ALMA Premieres Documentary on its Shutdown During the Pandemic
26 May, 2021 / Read time: 3 minutes
The global COVID-19 pandemic forced ALMA to halt its observations of the Universe and close its doors. This was an unprecedented technological and human challenge for which nobody was prepared.
A camera accompanied the team responsible for taking care of the facilities in this empty camp. What was this experience like for its technicians, engineers, and astronomers? What happens when you stop 66 antennas located at 5,000 meters above sea level? What discoveries did we miss? What is the situation today? These are some of the questions that will be answered in the premiere of the documentary, "ALMA: The Rebirth of a Giant," this Saturday at 11:00AM Chilean Time (15:00 UTC) on the observatory's social networks (Facebook and Twitter) and its YouTube channel. After the premiere, there will be a space open for viewers to share with the documentary protagonists.
Close to 30 ALMA employees, including the director, assistants and technicians, antenna operators, members of the security team, astronomers, and many other employees, gave their testimonies on their experience in this historic shutdown caused by the sanitary crisis. Together, they share the history of this unexpected year and explain how they decided to stop this massive machinery for the first time in its short existence. They explained how ALMA's mini-citadel camp, nearly 3,000 meters above sea level, was emptied and how its facilities were cared for in the absence of its staff and without water and electricity.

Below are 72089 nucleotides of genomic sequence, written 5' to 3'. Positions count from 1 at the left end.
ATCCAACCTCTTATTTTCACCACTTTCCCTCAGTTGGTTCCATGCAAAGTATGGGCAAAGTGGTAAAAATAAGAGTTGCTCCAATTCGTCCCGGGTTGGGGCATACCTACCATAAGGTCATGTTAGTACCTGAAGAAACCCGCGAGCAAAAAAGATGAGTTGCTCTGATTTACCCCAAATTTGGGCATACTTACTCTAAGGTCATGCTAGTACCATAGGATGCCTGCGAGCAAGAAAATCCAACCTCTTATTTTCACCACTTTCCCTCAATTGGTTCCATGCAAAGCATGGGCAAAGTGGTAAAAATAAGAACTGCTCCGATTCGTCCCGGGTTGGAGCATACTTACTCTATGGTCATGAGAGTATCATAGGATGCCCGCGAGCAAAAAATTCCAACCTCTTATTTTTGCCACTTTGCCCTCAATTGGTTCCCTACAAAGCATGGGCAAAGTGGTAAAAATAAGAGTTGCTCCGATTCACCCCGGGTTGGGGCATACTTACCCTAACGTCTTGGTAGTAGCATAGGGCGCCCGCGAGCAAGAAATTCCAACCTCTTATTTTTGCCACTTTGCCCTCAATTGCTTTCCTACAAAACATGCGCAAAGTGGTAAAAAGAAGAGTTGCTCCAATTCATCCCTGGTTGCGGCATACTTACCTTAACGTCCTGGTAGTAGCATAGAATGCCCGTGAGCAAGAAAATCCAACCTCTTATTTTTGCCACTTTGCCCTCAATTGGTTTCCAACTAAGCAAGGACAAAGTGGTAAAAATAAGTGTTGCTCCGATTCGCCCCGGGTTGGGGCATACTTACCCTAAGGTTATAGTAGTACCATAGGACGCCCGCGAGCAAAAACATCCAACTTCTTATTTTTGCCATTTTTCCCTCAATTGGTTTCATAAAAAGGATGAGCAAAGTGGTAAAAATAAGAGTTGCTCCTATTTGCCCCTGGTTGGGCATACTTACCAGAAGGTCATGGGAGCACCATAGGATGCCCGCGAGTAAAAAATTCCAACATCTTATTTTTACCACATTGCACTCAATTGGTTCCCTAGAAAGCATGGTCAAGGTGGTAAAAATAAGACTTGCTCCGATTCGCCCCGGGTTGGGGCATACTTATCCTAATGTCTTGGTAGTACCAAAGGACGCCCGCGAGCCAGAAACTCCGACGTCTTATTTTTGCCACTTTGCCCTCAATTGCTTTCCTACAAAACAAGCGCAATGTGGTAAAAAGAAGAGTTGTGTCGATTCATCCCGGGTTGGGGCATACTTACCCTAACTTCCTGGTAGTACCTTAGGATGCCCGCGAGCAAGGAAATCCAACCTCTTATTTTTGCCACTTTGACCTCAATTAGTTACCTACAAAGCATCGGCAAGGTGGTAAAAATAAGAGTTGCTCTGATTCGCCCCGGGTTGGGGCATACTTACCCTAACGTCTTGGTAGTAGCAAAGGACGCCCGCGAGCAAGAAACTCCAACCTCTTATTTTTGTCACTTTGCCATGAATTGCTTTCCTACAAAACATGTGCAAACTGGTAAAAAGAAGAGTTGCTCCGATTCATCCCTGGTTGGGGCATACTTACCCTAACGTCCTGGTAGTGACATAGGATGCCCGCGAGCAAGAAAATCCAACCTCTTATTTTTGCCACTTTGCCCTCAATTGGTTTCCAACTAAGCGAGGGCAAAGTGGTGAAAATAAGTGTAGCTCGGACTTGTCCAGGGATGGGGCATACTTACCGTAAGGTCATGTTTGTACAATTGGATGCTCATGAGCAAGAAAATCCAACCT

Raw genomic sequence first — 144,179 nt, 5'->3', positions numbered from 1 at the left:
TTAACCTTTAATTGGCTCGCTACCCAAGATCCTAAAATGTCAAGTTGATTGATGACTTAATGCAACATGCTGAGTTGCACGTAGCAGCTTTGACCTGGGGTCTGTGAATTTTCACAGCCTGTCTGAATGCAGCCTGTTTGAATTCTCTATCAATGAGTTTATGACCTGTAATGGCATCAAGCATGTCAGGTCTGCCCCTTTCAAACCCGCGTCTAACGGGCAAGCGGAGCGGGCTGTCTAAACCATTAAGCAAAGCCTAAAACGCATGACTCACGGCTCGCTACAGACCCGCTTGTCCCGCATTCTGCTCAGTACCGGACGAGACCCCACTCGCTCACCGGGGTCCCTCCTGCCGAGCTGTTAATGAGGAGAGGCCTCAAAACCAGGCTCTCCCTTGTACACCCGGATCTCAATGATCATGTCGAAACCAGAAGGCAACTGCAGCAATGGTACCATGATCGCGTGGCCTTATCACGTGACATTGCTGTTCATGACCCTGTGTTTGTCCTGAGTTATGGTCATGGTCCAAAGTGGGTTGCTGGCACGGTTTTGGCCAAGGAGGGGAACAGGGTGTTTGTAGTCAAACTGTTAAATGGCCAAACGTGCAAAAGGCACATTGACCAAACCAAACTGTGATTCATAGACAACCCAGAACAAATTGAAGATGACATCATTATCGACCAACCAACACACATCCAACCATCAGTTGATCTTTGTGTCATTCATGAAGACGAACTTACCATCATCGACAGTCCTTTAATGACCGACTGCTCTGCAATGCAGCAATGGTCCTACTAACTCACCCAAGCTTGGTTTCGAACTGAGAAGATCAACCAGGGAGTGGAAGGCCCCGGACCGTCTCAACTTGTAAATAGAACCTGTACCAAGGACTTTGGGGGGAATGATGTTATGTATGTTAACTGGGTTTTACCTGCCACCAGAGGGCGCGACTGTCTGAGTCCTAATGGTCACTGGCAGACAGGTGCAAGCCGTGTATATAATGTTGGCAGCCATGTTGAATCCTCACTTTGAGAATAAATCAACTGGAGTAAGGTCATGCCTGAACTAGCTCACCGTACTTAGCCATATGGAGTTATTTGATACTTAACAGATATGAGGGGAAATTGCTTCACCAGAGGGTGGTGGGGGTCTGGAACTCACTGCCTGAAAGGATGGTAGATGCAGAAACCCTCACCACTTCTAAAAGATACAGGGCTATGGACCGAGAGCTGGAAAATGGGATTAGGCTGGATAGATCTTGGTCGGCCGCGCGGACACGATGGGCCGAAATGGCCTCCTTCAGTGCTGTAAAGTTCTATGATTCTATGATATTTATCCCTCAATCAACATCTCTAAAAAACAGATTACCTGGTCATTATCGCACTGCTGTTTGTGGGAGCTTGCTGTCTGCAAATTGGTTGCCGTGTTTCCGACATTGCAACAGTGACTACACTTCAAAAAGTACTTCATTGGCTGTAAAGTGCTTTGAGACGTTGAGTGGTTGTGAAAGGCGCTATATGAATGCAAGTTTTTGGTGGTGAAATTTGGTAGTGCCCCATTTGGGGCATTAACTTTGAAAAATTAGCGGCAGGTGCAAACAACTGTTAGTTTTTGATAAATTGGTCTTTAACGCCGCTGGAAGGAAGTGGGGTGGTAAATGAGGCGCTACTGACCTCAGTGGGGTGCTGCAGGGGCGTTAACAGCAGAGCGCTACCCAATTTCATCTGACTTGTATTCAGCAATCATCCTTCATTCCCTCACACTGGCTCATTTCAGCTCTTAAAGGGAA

The only thing that remained powered during the shutdown was the Maser. This instrument allows ALMA to synchronize with the global network of observatories, which captured the first image of a black hole two years ago.
Finally, in October 2020, thanks to improved COVID-19 pandemic indicators in Chile, a decision was made to restart and repopulate the Operations Support Facilities. Not an easy feat considering that in regular times, 150 employees plus fifty or so contractors work in the facilities, located 50 km from San Pedro de Atacama.
The return to business led to creating many security protocols to avoid infected people in the workplace. These measures have proven to be effective because there were no cases reported to date.
Starting up the gas turbines that energize ALMA and checking the status of each of the 66 antennas that examine the Universe, located 5,000 meters above sea level, clearly put everyone to the test. But the employees of the largest astronomical project in the world showed that despite the adversities they have faced in the last few months, they continue to work with the same devotion in search of our cosmic origins.
The documentary is available on ALMA's Youtube Channel: